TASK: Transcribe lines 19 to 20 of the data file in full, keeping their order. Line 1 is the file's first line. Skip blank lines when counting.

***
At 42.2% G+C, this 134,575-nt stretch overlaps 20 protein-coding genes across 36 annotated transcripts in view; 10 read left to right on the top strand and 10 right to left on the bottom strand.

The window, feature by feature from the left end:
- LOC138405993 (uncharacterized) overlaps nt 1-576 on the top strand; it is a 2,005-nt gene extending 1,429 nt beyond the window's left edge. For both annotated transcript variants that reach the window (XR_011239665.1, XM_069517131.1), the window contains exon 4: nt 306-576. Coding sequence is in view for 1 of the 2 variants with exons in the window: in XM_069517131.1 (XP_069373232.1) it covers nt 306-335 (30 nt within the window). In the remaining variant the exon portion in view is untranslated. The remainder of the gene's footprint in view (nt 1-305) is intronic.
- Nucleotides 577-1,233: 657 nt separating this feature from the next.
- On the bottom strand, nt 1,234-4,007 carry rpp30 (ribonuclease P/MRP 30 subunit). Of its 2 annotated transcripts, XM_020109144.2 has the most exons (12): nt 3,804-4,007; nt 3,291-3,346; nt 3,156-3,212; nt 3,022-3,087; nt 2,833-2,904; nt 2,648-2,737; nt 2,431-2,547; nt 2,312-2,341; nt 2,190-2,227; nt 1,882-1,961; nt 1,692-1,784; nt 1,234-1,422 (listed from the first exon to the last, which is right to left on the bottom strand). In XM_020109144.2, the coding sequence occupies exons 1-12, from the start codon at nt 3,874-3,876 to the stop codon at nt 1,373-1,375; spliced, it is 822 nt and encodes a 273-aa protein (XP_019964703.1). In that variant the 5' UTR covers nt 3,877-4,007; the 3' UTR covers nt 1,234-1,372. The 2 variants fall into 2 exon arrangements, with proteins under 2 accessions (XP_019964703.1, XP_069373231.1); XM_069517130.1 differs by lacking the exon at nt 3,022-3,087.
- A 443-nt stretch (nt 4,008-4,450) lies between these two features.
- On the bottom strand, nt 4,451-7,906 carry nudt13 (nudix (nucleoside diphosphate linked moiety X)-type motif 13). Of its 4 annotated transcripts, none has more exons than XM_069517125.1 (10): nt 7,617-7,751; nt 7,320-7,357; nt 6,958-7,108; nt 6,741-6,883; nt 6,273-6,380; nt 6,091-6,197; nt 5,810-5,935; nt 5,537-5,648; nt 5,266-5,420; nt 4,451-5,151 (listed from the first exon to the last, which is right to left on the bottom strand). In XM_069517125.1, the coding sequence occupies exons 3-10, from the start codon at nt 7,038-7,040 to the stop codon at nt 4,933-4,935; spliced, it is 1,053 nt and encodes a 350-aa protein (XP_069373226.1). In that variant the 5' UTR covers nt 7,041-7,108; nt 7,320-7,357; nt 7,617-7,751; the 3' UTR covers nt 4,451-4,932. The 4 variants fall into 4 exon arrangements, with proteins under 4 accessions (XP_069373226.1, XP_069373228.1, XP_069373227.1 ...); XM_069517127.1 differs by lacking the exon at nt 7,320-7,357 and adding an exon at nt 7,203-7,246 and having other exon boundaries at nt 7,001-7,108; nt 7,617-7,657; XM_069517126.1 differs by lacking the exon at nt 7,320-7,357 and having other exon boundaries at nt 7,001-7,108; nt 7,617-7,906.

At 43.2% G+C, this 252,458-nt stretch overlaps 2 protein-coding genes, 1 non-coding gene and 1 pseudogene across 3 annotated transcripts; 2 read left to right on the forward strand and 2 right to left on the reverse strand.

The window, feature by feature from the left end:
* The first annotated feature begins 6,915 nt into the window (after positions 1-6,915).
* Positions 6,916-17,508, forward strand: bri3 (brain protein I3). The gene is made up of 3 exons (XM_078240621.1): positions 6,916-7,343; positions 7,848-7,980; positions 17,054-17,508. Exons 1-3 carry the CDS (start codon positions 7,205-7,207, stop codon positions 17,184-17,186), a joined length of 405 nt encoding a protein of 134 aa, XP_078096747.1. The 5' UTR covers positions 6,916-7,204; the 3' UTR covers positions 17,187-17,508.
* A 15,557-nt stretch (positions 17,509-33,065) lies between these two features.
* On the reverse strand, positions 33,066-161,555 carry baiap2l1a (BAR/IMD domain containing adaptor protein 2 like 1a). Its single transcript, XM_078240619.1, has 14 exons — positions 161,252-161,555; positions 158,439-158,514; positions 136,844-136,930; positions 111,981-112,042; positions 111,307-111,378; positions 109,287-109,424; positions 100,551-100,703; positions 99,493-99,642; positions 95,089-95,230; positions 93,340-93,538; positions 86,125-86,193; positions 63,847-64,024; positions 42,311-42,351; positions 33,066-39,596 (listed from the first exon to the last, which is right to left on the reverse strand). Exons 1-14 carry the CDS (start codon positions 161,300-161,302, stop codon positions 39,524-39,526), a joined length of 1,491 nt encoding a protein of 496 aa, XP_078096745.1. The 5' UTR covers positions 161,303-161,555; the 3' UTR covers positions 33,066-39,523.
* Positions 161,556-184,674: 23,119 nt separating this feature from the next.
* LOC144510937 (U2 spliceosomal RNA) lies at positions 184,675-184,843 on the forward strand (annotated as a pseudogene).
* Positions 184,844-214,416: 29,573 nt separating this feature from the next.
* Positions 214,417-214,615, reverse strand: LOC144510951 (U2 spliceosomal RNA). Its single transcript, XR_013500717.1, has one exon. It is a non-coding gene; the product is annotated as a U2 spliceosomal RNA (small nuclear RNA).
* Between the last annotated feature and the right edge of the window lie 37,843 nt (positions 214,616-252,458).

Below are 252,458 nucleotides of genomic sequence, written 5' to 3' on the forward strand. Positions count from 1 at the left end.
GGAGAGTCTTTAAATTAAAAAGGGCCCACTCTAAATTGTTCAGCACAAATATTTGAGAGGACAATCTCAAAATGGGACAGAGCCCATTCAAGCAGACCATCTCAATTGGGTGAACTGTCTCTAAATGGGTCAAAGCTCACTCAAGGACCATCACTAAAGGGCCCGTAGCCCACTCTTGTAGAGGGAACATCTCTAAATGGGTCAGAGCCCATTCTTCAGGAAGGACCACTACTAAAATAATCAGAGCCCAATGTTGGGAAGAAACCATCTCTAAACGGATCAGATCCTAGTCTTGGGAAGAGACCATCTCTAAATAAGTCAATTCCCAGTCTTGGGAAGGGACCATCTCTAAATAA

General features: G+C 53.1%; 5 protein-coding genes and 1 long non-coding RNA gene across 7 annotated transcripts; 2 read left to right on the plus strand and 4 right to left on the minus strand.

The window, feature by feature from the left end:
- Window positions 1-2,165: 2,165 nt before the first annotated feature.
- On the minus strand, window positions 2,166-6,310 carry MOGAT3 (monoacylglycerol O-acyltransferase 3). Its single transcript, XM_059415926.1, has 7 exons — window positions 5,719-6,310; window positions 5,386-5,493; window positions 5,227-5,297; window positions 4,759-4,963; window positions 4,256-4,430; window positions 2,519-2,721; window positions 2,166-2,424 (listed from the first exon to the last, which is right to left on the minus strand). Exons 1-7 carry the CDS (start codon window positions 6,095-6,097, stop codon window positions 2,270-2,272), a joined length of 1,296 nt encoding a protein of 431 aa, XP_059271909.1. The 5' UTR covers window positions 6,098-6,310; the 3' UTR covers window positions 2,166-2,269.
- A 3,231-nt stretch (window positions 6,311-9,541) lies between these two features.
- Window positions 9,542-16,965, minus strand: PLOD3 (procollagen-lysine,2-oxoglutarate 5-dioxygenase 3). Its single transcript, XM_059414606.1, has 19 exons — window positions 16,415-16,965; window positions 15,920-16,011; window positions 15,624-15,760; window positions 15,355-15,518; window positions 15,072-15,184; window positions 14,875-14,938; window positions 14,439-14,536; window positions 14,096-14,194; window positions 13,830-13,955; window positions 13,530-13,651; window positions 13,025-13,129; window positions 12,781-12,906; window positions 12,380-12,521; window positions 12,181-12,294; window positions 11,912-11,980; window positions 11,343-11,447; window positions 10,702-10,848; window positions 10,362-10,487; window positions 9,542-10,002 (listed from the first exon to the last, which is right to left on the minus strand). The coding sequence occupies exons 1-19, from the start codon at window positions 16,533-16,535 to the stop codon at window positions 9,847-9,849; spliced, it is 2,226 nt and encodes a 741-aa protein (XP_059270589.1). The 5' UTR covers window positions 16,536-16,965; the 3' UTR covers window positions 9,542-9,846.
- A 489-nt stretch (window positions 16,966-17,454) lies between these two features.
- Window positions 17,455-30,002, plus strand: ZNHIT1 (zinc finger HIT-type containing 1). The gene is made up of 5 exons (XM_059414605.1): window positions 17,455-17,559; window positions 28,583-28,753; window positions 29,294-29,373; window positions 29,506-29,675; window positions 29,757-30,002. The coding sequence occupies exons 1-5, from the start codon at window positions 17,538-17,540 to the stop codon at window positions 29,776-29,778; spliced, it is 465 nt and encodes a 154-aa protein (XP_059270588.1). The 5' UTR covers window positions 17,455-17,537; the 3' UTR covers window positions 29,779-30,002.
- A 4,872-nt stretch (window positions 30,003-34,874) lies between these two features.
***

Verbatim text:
Below are 252,458 nucleotides of genomic sequence, written 5' to 3' on the forward strand. Positions count from 1 at the left end.
GGAGAGTCTTTAAATTAAAAAGGGCCCACTCTAAATTGTTCAGCACAAATATTTGAGAGGACAATCTCAAAATGGGACAGAGCCCATTCAAGCAGACCATCTCAATTGGGTGAACTGTCTCTAAATGGGTCAAAGCTCACTCAAGGACCATCACTAAAGGGCCCGTAGCCCACTCTTGTAGAGGGAACATCTCTAAATGGGTCAGAGCCCATTCTTCAGGAAGGACCACTACTAAAATAATCAGAGCCCAATGTTGGGAAGAAACCATCTCTAAACGGATCAGATCCTAGTCTTGGGAAGAGACCATCTCTAAATAAGTCAATTCCCAGTCTTGGGAAGGGACCATCTCTAAATAA